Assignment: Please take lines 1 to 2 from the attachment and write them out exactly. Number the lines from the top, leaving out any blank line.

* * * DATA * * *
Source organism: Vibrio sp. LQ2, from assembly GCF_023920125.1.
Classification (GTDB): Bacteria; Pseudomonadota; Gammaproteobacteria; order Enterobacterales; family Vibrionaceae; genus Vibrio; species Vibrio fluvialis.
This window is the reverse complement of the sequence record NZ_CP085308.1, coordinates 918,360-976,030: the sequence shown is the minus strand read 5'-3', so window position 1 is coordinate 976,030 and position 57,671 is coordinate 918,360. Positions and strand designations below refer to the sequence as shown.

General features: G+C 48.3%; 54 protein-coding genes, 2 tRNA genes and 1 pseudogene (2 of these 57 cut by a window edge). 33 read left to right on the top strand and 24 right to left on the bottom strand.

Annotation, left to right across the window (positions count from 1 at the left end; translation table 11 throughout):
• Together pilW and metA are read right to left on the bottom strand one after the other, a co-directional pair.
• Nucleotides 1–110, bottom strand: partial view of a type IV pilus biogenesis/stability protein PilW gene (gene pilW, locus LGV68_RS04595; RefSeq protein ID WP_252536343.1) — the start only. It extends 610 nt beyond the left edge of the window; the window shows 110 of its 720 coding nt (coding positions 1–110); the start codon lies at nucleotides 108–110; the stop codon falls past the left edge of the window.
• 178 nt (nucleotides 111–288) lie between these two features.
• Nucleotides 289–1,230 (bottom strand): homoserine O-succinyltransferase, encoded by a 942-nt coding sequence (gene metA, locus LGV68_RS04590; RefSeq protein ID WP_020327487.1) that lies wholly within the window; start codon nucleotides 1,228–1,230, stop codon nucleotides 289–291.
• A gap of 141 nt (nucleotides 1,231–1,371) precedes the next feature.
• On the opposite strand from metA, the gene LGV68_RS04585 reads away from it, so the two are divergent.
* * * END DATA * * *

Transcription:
Source organism: Vibrio sp. LQ2, from assembly GCF_023920125.1.
Classification (GTDB): Bacteria; Pseudomonadota; Gammaproteobacteria; order Enterobacterales; family Vibrionaceae; genus Vibrio; species Vibrio fluvialis.